This site may be called Great British Wine, however China also has a young, developing wine industry. I felt my excellent visit to Grace in Shanxi deserved an article.
I've been wanting to visit a Chinese winery for some time, and Grace Vineyard in Shanxi seemed like the perfect choice. I first became aware of the existence of Grace two years ago during the wedding ceremony with my wife in China. We were given a case of their 2010 Cabernet Merlot by a guest. Whilst that wine was a fairly average table wine, I noticed it was local from Shanxi. My wife was born in Taiyuan, the capital of the Shanxi province of North China.
More recently I discovered the Tasya's Reserve series of wines on sale in Selfridges on Oxford Street, coincidentally also from Grace. We tried the Tasya's Reserve Chardonnay 2010 for Chinese New Year in UK, it was a clean and elegant Chardonnay, although pricey at £29 a bottle. I then started to see a few articles and followed Grace online, and decided it was a must-visit during my next China trip...
The day did not start well, the morning clouded by the first sign of rain after a week in China. As we pulled up at the elegant minimal entrance, suddenly a beam of sunlight appeared. Whilst driving down a path surrounded by acres of vines (200 acres in fact), the sun shines through, the clouds dissipate revealing the most vivid blue skies I've seen during my stay. Parts of Shanxi are not the cleanest, with air pollution from industry and coal mining. Grace Vineyard is set away from this in a rural farming area. The difference in air quality once out of the car was startling and immediately noticeable.
We were met by two very friendly young ladies, one English speaking called Xiao Yan, who became our tour guide. We entered into their hospitality area, a small French-style chateau building which housed the bar, restaurant and guest rooms. The building was elegant and typical of the luxury style developments that you see in China. We were taken across to the large processing facility, starting with a video introduction about Grace.
Founded in 1997, Grace Vineyard was a partnership between Frenchman Mr. Janvier and Chinese Indonesian Mr. Chun-Keung Chan. The two had met and formed a great friendship, they decidied to start their own winery and begin their retirement together. With the assistance of Bordeaux wine scholar Dr. Denis Boubals, a location near to the Taihang Mountain Ranges in Shanxi Provence was selected. Clean air and natural surroundings, distinct weather seasons with long frost free periods combined with sandy soil qualities made it the perfect location for growing Cabernet Sauvignon and other grape varieties.
Traditional grape cultivation, with manual harvesting and secondary hand sorting of grapes ensures only the best of each harvest are selected prior to de-stemming and crushing. The processing plant has a vast array of fermentation tanks from 1 to 90 tonnes in size. The winery utilises secondary French oak fermentation for all of its higher level wines, whilst using a more primitive oak chipping integration for its entry table wines.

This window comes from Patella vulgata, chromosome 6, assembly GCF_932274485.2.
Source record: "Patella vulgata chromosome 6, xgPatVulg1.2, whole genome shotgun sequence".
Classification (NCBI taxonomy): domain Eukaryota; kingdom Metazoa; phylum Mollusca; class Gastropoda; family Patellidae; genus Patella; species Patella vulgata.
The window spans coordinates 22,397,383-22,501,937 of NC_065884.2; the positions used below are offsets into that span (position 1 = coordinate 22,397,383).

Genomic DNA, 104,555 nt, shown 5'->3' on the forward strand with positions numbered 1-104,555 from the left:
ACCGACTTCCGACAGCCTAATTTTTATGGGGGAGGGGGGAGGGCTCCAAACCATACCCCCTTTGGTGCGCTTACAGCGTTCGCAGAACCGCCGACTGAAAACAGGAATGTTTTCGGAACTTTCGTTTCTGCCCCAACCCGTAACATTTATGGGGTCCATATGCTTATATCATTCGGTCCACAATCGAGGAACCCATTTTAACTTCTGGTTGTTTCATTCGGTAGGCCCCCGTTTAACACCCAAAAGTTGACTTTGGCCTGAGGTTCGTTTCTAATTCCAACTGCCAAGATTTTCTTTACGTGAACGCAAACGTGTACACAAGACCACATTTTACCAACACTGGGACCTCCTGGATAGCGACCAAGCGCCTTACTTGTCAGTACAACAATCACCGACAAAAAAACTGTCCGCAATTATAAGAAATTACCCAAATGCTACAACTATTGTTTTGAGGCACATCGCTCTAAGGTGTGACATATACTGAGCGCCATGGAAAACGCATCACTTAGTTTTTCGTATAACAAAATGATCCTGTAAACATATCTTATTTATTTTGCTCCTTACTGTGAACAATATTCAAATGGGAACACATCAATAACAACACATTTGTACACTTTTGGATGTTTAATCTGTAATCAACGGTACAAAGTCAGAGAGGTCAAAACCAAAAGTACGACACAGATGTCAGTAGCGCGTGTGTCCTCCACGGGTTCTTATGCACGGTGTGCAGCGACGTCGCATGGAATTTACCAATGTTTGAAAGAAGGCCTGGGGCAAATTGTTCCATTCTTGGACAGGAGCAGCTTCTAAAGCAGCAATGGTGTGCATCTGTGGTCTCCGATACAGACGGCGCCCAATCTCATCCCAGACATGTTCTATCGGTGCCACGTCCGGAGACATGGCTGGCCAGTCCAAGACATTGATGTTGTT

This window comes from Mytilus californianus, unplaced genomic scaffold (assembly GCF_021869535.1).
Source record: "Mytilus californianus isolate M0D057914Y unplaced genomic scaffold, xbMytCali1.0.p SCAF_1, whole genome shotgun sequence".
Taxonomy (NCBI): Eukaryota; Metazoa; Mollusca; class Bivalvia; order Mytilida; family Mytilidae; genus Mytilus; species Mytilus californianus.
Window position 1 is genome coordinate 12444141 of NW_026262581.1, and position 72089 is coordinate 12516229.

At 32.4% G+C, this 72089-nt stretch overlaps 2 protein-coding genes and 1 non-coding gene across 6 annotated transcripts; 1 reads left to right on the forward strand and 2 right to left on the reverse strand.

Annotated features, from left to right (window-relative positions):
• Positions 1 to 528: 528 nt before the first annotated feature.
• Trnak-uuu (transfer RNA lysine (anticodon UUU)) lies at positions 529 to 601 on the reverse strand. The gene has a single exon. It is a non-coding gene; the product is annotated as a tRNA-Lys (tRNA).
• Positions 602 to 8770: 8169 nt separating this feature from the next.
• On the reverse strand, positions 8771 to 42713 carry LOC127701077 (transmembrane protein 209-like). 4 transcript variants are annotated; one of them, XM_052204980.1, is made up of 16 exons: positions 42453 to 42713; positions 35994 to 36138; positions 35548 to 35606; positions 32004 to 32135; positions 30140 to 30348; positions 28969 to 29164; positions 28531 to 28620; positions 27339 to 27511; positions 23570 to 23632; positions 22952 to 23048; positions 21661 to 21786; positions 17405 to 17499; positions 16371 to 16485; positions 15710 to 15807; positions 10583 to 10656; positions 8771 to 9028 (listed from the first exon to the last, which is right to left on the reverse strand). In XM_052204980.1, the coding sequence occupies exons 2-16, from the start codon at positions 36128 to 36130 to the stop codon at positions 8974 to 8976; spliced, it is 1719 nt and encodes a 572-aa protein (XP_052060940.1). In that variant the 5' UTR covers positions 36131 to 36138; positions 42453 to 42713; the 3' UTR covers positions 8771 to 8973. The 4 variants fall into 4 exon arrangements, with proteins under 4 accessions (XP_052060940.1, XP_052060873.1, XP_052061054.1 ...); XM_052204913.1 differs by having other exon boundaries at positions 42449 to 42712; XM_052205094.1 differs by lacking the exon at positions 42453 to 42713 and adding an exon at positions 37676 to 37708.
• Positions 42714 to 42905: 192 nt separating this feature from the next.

Perhaps one of the most prominent themes you notice at Grace is the passing of tradition, both in terms of the manual harvesting and production processes to the family nature of the business. Grace is now at the helm of Mr Chan's daughter, Judy Liessner. A most inspirational young Asian lady, and a winner of international recognition and Business Entrepreneur awards. It's clear that this is only the beginning for a very promising winery in China.
We then continued our tour into the wine showcase room, where the full range of wines is proudly displayed. The three entry wines consisted of the Cabernet Merlot, Chardonnay and a Rose blend, costing 60-72 RMB (approx £7-£8). The next level of wines is the Premium Series, which consists of two whites; a Chardonnay and Chenin Blanc as well as a Cabernet Merlot. All three premium wines incorporate partial oak barrel ageing and cost 125 RMB (approx £13). There is also the Symphony Series of two wines, a partnership with Spanish winemaker Torres including a Muscat costing 178 RMB (approx £18).
Perhaps the most internationally famous of the wines is Tasya's Reserve series. Named after CEO Judy Liessner's eldest daughter, this elegant black and gold labelled range includes four wines; a Chardonnay, Cabernet Sauvignon, Cabernet Franc and Merlot. All costing 199 RMB (approx £20), these lovingly crafted wines have been getting global attention, sold in Selfridges, and served in Shangri-La amongst other 5 Star hotels around the world.
The ultimate wines in the range include the Deep Blue, an elegantly smooth tannin infused red blend of Cabernet Sauvignon and Merlot aged in 50% New French oak. This costs 306 RMB (around £31). The top level wine is the Charman's Reserve. At 568 RMB (nearly £60) this is a little beyond my comfortable drinking price point. It is a red blend of Cabernet Sauvignon, Merlot, Cabernet Franc and has been produced every year since 2001 using only the finest grapes, except in 2007 which was a poor harvest due to excessive rain.
An impressive but focussed array of wines. Not an overcrowded range, each wine tier has its place and features distinctive branding appropriate to its price point. The wine showcase room also featured a display of the wine label ranges, both old and new. There is also an illuminated 3D model of the vineyard highlighting which grapes are grown across the impressively large site. Unsurprisingly, Cabernet Sauvignon dominates the land share, with a decent amount of space also allocated to growing Chardonnay.